Part II: Case Study of Cain and Abel
We have already explored the idea that experience, while often true, does not always equal truth in Part 1. We need to test or explore to make sure what we believe we are experiencing is true. The account of Cain and Abel make a great case study to show how experience does not always equal truth.
Most of us know this story because Cain murdered his brother, the first murder listed in the history of the world. We can learn other lessons from this story as well, but we see that Cain believes that he has experienced something, when in reality, he has not.
Cain felt he was worshipping God properly. That is what he felt. But we find out this was not the case. Genesis 4 tells the story.
Cain brings his sacrifice to God. He comes to worship God and God rejects it. In Genesis 4:7 God says to Cain, “If you do well, will you not be accepted?” One might ask why God rejected the sacrifice? There are several options, although we are not perfectly certain.
First, there is the theory that it was being rejected because it was not a blood sacrifice. This theory is most likely not the case. There are non-blood sacrifices throughout the Old Testament. Take the drink offering as an example (see Genesis 35:14).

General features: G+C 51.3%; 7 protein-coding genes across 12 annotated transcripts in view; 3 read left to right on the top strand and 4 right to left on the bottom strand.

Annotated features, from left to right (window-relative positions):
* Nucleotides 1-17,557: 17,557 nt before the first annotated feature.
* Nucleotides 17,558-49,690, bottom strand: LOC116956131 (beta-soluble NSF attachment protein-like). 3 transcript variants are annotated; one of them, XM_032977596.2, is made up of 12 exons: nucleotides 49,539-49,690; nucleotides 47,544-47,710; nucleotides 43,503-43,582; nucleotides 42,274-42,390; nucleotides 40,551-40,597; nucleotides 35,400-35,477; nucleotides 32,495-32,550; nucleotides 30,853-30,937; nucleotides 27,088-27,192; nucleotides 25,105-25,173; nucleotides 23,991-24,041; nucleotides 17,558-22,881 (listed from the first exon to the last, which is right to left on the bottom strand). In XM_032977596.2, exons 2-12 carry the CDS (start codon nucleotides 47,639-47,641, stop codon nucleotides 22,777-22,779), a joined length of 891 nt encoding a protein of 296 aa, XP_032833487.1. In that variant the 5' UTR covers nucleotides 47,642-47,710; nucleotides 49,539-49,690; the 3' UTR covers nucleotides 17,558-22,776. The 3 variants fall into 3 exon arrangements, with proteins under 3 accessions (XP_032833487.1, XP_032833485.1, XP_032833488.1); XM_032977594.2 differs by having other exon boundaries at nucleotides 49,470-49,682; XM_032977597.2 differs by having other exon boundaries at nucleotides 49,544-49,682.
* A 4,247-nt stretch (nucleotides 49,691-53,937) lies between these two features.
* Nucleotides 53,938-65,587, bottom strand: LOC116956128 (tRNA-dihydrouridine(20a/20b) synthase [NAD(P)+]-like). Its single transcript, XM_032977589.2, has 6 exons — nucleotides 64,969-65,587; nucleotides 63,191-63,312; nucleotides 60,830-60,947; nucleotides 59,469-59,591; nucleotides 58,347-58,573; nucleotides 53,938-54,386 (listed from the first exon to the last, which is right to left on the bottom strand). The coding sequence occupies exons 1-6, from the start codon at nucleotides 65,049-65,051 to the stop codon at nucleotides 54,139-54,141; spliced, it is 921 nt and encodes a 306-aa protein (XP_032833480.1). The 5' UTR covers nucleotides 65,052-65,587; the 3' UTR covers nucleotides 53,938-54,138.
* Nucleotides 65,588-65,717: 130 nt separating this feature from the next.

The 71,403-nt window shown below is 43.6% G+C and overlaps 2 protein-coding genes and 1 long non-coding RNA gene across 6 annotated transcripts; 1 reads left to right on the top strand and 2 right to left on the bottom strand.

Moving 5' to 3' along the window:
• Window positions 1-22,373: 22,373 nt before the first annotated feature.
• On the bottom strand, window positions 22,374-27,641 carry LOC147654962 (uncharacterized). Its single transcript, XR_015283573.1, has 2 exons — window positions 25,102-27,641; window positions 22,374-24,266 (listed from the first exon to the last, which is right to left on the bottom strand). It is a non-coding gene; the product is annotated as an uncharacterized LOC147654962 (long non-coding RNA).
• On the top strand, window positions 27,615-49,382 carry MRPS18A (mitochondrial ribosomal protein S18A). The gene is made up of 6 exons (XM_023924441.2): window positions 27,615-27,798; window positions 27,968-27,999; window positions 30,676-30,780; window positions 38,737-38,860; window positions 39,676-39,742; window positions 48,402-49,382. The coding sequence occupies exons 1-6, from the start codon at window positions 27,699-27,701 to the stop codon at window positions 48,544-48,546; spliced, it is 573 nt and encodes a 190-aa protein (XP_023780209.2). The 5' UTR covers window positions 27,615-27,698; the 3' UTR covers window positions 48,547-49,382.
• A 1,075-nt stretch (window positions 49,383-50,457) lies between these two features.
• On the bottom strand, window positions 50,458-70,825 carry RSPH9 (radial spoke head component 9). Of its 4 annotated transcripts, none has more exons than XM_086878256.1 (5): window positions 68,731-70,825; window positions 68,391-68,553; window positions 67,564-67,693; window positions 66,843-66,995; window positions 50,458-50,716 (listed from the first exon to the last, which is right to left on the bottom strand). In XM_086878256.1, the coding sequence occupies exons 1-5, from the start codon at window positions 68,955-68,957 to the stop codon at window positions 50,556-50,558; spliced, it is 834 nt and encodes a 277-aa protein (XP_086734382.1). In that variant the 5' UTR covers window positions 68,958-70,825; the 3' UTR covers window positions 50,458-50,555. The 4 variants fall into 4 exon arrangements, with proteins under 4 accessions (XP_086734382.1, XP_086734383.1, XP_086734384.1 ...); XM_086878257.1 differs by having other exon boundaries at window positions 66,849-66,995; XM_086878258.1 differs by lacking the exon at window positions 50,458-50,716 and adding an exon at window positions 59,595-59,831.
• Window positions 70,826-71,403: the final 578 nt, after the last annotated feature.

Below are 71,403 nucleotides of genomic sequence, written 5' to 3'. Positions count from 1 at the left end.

Second, perhaps Cain’s sacrifice wasn’t accepted because he didn’t bring his best to God. All through Scripture we see that we are called to bring our best to God, or our firstfruits. Potentially, while Abel brought his best, Cain brought his leftovers, or maybe just his seconds.
Third, a stronger case is that, maybe Cain did not bring his sacrifice in faith. Those who believe this was Cain’s sin look at Hebrews 11:4. We see that “By faith Abel offered to God a more acceptable sacrifice than Cain.” Therefore, they assume the antithesis is true about Cain: he did not offer his sacrifice in faith.
Last, another leading idea is that Cain brought his sacrifice out of an unrighteous heart. In other words, he did right with his hands, but his heart was not in the right place. This is backed up by a major attitude problem with Cain in the passage. Whether he didn’t love God, was angry that he had to give up part of his produce, or another issue, we are not sure.
Whatever the case, Abel’s sacrifice was accepted, and Cain’s was not. Cain believed that he did what God wanted him to, but God told Cain he would not accept it, but reject it. The reality was that Cain’s experience was not true. Cain believed and felt that he fulfilled his sacrificial duty, but the reality was that according to God the sacrifice was tainted.
Let’s not assume that everything we believe or think that we experience is true. Cain learned this the hard way. What in your life do you think that you experienced, only to find out later that that experience wasn’t true? Why do we struggle with believing that our feelings should dictate our truth? What are some of the ramifications of attempting to live by the idea that every experience we have is truth? We will be exploring this question in our next article.
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